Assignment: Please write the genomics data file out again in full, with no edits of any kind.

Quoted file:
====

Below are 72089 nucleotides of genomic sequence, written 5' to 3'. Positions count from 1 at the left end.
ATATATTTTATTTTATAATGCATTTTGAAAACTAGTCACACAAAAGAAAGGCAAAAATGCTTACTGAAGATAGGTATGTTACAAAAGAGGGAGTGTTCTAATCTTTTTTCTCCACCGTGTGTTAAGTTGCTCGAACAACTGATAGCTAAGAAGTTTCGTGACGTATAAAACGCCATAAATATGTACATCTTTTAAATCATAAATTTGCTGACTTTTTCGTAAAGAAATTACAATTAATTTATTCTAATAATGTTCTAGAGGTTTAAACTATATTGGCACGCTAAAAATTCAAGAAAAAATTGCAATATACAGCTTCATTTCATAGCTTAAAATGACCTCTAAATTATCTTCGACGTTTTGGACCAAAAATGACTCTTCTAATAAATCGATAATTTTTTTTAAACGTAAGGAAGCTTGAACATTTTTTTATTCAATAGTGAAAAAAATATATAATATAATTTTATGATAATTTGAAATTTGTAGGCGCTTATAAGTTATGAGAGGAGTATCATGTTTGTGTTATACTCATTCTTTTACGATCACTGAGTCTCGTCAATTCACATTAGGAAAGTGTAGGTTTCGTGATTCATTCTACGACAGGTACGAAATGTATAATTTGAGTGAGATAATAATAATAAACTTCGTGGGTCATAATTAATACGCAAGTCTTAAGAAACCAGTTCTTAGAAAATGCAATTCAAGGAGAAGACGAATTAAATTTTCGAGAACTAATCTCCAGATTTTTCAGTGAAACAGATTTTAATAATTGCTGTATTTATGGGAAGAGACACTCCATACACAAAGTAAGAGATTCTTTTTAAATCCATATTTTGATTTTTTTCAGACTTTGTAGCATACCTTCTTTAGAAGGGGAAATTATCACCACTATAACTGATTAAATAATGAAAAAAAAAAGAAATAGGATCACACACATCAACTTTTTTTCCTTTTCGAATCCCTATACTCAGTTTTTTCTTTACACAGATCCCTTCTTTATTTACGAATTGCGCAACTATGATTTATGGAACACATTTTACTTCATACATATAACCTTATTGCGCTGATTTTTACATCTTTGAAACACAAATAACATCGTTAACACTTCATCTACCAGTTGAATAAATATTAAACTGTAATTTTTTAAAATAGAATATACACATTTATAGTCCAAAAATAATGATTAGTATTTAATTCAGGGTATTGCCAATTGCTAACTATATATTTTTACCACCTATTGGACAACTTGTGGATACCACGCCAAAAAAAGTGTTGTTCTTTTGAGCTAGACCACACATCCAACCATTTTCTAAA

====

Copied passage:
Below are 72089 nucleotides of genomic sequence, written 5' to 3'. Positions count from 1 at the left end.
ATATATTTTATTTTATAATGCATTTTGAAAACTAGTCACACAAAAGAAAGGCAAAAATGCTTACTGAAGATAGGTATGTTACAAAAGAGGGAGTGTTCTAATCTTTTTTCTCCACCGTGTGTTAAGTTGCTCGAACAACTGATAGCTAAGAAGTTTCGTGACGTATAAAACGCCATAAATATGTACATCTTTTAAATCATAAATTTGCTGACTTTTTCGTAAAGAAATTACAATTAATTTATTCTAATAATGTTCTAGAGGTTTAAACTATATTGGCACGCTAAAAATTCAAGAAAAAATTGCAATATACAGCTTCATTTCATAGCTTAAAATGACCTCTAAATTATCTTCGACGTTTTGGACCAAAAATGACTCTTCTAATAAATCGATAATTTTTTTTAAACGTAAGGAAGCTTGAACATTTTTTTATTCAATAGTGAAAAAAATATATAATATAATTTTATGATAATTTGAAATTTGTAGGCGCTTATAAGTTATGAGAGGAGTATCATGTTTGTGTTATACTCATTCTTTTACGATCACTGAGTCTCGTCAATTCACATTAGGAAAGTGTAGGTTTCGTGATTCATTCTACGACAGGTACGAAATGTATAATTTGAGTGAGATAATAATAATAAACTTCGTGGGTCATAATTAATACGCAAGTCTTAAGAAACCAGTTCTTAGAAAATGCAATTCAAGGAGAAGACGAATTAAATTTTCGAGAACTAATCTCCAGATTTTTCAGTGAAACAGATTTTAATAATTGCTGTATTTATGGGAAGAGACACTCCATACACAAAGTAAGAGATTCTTTTTAAATCCATATTTTGATTTTTTTCAGACTTTGTAGCATACCTTCTTTAGAAGGGGAAATTATCACCACTATAACTGATTAAATAATGAAAAAAAAAAGAAATAGGATCACACACATCAACTTTTTTTCCTTTTCGAATCCCTATACTCAGTTTTTTCTTTACACAGATCCCTTCTTTATTTACGAATTGCGCAACTATGATTTATGGAACACATTTTACTTCATACATATAACCTTATTGCGCTGATTTTTACATCTTTGAAACACAAATAACATCGTTAACACTTCATCTACCAGTTGAATAAATATTAAACTGTAATTTTTTAAAATAGAATATACACATTTATAGTCCAAAAATAATGATTAGTATTTAATTCAGGGTATTGCCAATTGCTAACTATATATTTTTACCACCTATTGGACAACTTGTGGATACCACGCCAAAAAAAGTGTTGTTCTTTTGAGCTAGACCACACATCCAACCATTTTCTAAA